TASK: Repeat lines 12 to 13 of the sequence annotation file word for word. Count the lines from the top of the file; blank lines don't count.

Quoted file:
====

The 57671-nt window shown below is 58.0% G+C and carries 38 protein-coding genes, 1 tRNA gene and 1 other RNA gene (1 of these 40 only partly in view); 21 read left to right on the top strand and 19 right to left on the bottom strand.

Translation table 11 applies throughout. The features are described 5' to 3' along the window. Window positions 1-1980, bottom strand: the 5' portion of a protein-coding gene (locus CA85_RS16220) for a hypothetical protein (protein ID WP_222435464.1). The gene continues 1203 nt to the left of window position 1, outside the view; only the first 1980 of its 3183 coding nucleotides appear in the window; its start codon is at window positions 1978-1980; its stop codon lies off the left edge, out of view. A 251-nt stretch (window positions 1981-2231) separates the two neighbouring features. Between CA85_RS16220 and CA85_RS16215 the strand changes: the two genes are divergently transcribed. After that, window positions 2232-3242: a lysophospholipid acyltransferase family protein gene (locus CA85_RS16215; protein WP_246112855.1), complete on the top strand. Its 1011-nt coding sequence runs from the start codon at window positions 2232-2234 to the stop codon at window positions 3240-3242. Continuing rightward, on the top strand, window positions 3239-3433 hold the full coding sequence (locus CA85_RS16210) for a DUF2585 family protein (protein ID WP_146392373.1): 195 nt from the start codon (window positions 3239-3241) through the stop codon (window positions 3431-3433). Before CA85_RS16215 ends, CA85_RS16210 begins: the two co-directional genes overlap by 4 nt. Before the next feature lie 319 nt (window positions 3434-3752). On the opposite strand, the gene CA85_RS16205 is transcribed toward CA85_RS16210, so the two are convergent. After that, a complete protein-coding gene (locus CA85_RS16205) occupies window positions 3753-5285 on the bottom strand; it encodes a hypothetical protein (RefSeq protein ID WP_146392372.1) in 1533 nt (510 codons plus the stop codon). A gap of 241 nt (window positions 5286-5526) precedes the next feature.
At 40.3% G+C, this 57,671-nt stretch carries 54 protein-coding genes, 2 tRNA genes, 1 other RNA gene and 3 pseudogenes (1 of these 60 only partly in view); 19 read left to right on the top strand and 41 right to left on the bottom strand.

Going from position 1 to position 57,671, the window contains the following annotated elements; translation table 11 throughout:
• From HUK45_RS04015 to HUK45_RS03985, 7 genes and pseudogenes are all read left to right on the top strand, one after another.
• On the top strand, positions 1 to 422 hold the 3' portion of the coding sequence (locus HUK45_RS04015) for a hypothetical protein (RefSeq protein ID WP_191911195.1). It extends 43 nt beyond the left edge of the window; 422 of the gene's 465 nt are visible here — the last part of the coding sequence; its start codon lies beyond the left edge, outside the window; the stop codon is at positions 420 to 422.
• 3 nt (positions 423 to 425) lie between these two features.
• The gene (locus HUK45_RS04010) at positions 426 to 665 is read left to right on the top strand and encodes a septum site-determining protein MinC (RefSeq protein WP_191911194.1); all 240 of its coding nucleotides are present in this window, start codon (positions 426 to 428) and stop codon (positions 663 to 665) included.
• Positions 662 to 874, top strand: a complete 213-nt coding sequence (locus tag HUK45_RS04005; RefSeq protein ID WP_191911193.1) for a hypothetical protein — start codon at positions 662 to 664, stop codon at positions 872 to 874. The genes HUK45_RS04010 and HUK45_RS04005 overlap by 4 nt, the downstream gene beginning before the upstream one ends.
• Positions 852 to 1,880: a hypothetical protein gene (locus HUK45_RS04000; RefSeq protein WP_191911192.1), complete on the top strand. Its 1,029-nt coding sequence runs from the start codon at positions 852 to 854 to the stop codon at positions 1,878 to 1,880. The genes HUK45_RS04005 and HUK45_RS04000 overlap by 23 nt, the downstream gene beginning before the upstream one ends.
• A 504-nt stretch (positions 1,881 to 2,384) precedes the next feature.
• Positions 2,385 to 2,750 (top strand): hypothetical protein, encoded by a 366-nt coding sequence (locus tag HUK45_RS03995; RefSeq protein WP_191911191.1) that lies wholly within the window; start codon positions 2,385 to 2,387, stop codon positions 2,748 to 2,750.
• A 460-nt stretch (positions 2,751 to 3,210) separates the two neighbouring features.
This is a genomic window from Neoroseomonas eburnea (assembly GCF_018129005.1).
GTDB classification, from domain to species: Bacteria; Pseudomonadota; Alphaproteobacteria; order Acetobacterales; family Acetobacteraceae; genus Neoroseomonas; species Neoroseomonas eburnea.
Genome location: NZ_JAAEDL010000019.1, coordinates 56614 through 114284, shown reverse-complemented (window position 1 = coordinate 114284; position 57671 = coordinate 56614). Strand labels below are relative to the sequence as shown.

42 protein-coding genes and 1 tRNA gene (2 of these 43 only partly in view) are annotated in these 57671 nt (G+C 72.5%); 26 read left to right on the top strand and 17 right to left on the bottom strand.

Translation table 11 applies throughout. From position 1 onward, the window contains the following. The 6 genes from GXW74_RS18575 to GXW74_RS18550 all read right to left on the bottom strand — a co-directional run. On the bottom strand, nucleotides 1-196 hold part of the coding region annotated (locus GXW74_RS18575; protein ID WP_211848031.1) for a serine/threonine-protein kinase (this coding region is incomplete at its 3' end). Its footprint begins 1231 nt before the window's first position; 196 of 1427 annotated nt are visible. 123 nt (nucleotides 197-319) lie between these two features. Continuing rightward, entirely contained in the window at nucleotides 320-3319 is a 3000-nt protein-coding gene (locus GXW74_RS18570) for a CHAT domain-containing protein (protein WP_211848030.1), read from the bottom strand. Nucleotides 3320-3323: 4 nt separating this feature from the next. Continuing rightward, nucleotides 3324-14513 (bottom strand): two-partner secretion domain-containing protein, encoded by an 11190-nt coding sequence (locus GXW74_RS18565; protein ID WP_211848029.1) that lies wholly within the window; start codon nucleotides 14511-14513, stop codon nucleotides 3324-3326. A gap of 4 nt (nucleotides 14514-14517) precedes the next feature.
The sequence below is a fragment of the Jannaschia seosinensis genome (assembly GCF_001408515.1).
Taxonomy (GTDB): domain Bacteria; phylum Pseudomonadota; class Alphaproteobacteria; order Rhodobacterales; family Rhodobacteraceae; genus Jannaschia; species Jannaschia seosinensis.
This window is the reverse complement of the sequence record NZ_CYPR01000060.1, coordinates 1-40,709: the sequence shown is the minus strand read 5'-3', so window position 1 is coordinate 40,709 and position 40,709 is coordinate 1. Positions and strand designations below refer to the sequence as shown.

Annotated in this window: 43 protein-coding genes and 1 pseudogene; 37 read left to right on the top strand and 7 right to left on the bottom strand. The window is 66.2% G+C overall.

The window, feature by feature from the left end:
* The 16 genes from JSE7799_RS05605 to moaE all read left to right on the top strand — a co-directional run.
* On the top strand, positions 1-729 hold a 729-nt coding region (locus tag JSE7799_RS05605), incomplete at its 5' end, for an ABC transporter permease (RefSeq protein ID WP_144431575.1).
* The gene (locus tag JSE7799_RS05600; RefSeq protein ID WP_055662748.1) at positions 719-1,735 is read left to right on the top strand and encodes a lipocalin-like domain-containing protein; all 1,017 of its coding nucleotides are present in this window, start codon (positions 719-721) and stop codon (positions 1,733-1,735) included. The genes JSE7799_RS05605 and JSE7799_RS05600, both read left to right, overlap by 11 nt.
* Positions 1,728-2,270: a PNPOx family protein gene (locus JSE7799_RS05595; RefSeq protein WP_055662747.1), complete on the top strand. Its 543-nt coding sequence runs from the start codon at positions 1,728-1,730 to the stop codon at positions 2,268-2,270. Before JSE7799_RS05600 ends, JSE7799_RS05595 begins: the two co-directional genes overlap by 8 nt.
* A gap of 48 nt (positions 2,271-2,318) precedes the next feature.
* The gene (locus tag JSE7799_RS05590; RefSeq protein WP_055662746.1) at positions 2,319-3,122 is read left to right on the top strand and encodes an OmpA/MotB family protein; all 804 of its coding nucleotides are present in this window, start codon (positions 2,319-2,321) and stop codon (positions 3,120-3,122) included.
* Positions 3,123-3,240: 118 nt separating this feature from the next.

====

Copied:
• Positions 2,385 to 2,750 (top strand): hypothetical protein, encoded by a 366-nt coding sequence (locus tag HUK45_RS03995; RefSeq protein WP_191911191.1) that lies wholly within the window; start codon positions 2,385 to 2,387, stop codon positions 2,748 to 2,750.
• A 460-nt stretch (positions 2,751 to 3,210) separates the two neighbouring features.